Sochi 2014 – time for athletes to take over from toilet humour

Posted by Rowland Jack on 6 Februar 2014

I suspect that everybody involved with Sochi 2014 will be relieved when the athletes finally take centre stage: the organising committee, the IOC, winter sport fans, media, National Olympic Committees, and probably the athletes themselves. It has been a long and painful process to get to this point. While intense scrutiny of preparations is appropriate (and inevitable), I would argue that the media hunger for scandal and disaster can be counter-productive.

International media coverage of the build-up to Sochi 2014 has been extensive and mostly critical (declaration of interest – I helped to promote the unsuccessful PyeongChang 2014 bid in 2006-7 and so have followed the story from the early days). Having worked in media relations at several previous editions of the Olympic Games, I recognise familiar areas of concern such as budget overruns, construction delays, corruption allegations, fears of terrorism and transport chaos, ticketing controversy, questions about long-term legacy, and so on.

In the case of Sochi there has been particular scrutiny of Russian government policies and practices, which are important topics to debate.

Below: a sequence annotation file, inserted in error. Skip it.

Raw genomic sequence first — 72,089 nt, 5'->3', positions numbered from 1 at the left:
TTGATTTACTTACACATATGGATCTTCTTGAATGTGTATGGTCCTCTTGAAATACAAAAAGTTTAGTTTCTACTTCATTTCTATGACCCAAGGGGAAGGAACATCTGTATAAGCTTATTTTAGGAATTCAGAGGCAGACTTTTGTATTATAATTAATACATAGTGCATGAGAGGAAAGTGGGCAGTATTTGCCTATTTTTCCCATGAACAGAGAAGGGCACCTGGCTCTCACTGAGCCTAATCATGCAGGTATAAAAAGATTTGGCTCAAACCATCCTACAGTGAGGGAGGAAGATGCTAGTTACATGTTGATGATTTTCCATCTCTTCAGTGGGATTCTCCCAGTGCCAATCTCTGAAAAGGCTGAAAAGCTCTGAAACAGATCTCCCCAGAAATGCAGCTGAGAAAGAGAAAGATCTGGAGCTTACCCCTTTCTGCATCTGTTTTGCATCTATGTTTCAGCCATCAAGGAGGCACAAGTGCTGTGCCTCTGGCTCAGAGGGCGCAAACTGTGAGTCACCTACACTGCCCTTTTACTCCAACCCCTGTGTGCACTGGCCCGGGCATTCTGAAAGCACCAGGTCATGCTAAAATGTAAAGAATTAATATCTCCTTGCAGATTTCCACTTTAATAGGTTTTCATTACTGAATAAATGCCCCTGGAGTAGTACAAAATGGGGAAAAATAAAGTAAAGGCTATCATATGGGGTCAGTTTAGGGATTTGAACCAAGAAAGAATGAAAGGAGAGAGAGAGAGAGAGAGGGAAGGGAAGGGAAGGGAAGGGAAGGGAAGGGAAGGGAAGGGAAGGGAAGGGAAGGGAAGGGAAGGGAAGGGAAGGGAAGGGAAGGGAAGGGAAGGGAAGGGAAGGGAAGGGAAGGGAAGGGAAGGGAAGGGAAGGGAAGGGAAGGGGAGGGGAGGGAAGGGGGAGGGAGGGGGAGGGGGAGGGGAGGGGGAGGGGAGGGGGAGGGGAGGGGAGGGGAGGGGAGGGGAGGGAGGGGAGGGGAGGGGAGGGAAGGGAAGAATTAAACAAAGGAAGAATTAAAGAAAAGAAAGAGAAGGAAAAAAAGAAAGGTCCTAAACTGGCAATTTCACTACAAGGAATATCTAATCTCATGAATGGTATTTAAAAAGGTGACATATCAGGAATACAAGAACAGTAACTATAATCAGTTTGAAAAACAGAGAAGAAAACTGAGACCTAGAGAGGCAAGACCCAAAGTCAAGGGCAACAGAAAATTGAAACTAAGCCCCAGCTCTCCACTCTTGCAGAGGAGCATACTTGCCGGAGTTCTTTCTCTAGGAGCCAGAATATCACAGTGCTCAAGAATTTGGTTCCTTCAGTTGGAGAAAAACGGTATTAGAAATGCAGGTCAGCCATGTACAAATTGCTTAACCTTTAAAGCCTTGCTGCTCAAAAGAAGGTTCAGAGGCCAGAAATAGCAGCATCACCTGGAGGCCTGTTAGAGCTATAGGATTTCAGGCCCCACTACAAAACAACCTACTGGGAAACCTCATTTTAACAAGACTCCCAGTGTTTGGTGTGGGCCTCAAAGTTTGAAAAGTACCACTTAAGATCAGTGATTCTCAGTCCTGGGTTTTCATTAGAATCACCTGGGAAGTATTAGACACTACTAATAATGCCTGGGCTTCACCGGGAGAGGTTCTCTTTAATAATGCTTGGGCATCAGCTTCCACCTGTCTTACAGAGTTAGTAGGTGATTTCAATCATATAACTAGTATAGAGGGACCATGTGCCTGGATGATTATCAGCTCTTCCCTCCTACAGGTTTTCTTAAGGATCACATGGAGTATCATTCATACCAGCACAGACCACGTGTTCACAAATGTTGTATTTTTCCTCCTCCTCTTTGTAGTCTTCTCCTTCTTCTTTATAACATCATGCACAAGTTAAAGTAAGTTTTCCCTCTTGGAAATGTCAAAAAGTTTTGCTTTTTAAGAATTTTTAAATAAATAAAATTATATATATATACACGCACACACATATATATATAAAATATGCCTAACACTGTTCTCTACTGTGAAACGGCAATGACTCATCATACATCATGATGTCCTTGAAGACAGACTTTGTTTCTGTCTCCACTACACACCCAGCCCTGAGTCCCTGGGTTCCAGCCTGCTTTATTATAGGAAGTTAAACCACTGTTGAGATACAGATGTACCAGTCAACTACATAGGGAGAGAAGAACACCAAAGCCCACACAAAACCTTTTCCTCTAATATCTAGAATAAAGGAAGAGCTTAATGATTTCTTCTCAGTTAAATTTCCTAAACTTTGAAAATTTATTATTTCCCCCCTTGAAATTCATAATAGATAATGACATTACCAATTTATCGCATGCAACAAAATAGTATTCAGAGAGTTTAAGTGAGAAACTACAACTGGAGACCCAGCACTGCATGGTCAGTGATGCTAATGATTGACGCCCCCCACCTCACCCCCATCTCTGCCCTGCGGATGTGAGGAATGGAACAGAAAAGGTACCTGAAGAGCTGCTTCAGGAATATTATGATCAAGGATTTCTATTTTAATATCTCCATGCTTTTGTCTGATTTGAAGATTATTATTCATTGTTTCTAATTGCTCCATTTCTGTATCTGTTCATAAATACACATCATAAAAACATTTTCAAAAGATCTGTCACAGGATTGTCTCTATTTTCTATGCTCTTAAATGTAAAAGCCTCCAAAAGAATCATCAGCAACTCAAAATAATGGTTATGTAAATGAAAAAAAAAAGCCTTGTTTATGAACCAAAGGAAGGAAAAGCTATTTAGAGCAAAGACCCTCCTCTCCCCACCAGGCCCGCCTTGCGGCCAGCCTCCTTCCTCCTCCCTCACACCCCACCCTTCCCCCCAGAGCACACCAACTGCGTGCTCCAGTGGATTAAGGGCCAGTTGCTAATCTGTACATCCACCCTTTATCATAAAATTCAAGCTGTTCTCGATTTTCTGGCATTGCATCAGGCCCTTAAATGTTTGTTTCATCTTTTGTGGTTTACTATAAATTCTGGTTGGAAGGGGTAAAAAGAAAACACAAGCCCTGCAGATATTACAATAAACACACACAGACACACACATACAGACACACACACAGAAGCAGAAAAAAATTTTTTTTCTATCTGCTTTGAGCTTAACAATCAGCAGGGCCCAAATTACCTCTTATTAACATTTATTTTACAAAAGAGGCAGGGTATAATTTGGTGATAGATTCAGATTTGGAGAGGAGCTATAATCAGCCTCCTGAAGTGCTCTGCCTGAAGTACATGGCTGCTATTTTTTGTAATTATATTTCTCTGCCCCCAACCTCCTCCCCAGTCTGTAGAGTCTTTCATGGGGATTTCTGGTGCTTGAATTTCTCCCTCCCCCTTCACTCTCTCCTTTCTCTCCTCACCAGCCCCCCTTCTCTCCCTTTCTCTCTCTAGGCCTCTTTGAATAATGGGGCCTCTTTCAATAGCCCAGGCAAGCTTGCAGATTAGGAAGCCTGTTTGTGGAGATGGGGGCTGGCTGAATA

A similar range of issues tends to crop up regularly at major sports events with differing degrees of emphasis. As a general pattern, frenzied media coverage predicts impending doom in the weeks and days leading up to the competition because editors are turning their attention to the event but there is not yet any sport to cover. Once the competition begins, the tone becomes more favourable.

I have seen at previous Games, however, that some of the scare stories are routinely exaggerated in the relentless quest for eyeballs. As a result, the media involved become less credible to those with some understanding of the facts and, which is worse, genuinely important stories on governance are more likely to be dismissed by the hosts who are convinced that there is a conspiracy against them.

For example, I recall a journalist in Vancouver tweeting repeatedly in the hope that he would find somebody who had been delayed on a bus journey (preferably old and vulnerable). In London a newspaper sent several accredited journalists around the Olympic Park just before the Games who tried to wander into secure areas, desperate to write that terrorists were free to roam.

There is a place for Twitter-friendly images such as the double toilets in a single cubicle and hotel rooms which are not quite ready but when there are too many with little that is positive for balance (“hotel room not bad” is hardly a headline), it risks undermining the impact of genuinely significant news.

It will therefore be a relief when spectacular images of athletes take centre stage. For anyone in the UK who recently watched celebrity winter sport show The Jump (winning ski jump effort 17.5m), you will find the Olympic version rather different (Simon Ammann – 138m/144m). Already today snowboarders performed jumps far beyond anything that the average ski resort tourist could ever imagine.

Once the sport starts, I will be watching for the inspiration, not for the toilet humour. Let the Games begin.

Sochi 2014 – time for athletes to take over from toilet humour

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